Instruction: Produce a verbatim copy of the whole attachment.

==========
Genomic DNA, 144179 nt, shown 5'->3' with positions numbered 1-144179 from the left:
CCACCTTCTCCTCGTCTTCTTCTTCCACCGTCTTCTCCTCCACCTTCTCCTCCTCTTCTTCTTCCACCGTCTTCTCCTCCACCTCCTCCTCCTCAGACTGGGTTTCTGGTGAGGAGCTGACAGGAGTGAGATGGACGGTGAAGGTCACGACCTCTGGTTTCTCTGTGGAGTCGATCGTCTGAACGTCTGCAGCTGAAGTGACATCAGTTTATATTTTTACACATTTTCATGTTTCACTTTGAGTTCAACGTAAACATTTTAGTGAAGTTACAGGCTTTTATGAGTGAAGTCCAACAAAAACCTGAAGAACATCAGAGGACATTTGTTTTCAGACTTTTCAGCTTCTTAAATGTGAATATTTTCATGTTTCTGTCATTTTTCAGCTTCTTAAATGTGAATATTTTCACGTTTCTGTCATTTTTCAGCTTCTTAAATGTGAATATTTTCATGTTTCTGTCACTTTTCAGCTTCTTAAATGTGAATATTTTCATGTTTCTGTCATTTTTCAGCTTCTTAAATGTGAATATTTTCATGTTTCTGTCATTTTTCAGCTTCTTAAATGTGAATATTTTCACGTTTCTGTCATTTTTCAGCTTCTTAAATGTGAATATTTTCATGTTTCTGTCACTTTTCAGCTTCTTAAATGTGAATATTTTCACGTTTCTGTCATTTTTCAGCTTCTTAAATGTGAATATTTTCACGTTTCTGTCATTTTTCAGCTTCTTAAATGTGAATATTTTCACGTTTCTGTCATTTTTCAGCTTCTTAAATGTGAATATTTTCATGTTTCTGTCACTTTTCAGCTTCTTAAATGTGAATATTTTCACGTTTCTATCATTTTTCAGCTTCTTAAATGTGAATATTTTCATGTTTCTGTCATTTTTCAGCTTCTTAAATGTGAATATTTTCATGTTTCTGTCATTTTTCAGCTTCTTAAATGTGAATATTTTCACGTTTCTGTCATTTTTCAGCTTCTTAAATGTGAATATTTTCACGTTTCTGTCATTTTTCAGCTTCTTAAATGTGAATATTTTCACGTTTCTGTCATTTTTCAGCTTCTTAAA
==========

Genomic DNA, 144179 nt, shown 5'->3' with positions numbered 1-144179 from the left:
CCACCTTCTCCTCGTCTTCTTCTTCCACCGTCTTCTCCTCCACCTTCTCCTCCTCTTCTTCTTCCACCGTCTTCTCCTCCACCTCCTCCTCCTCAGACTGGGTTTCTGGTGAGGAGCTGACAGGAGTGAGATGGACGGTGAAGGTCACGACCTCTGGTTTCTCTGTGGAGTCGATCGTCTGAACGTCTGCAGCTGAAGTGACATCAGTTTATATTTTTACACATTTTCATGTTTCACTTTGAGTTCAACGTAAACATTTTAGTGAAGTTACAGGCTTTTATGAGTGAAGTCCAACAAAAACCTGAAGAACATCAGAGGACATTTGTTTTCAGACTTTTCAGCTTCTTAAATGTGAATATTTTCATGTTTCTGTCATTTTTCAGCTTCTTAAATGTGAATATTTTCACGTTTCTGTCATTTTTCAGCTTCTTAAATGTGAATATTTTCATGTTTCTGTCACTTTTCAGCTTCTTAAATGTGAATATTTTCATGTTTCTGTCATTTTTCAGCTTCTTAAATGTGAATATTTTCATGTTTCTGTCATTTTTCAGCTTCTTAAATGTGAATATTTTCACGTTTCTGTCATTTTTCAGCTTCTTAAATGTGAATATTTTCATGTTTCTGTCACTTTTCAGCTTCTTAAATGTGAATATTTTCACGTTTCTGTCATTTTTCAGCTTCTTAAATGTGAATATTTTCACGTTTCTGTCATTTTTCAGCTTCTTAAATGTGAATATTTTCACGTTTCTGTCATTTTTCAGCTTCTTAAATGTGAATATTTTCATGTTTCTGTCACTTTTCAGCTTCTTAAATGTGAATATTTTCACGTTTCTATCATTTTTCAGCTTCTTAAATGTGAATATTTTCATGTTTCTGTCATTTTTCAGCTTCTTAAATGTGAATATTTTCATGTTTCTGTCATTTTTCAGCTTCTTAAATGTGAATATTTTCACGTTTCTGTCATTTTTCAGCTTCTTAAATGTGAATATTTTCACGTTTCTGTCATTTTTCAGCTTCTTAAATGTGAATATTTTCACGTTTCTGTCATTTTTCAGCTTCTTAAA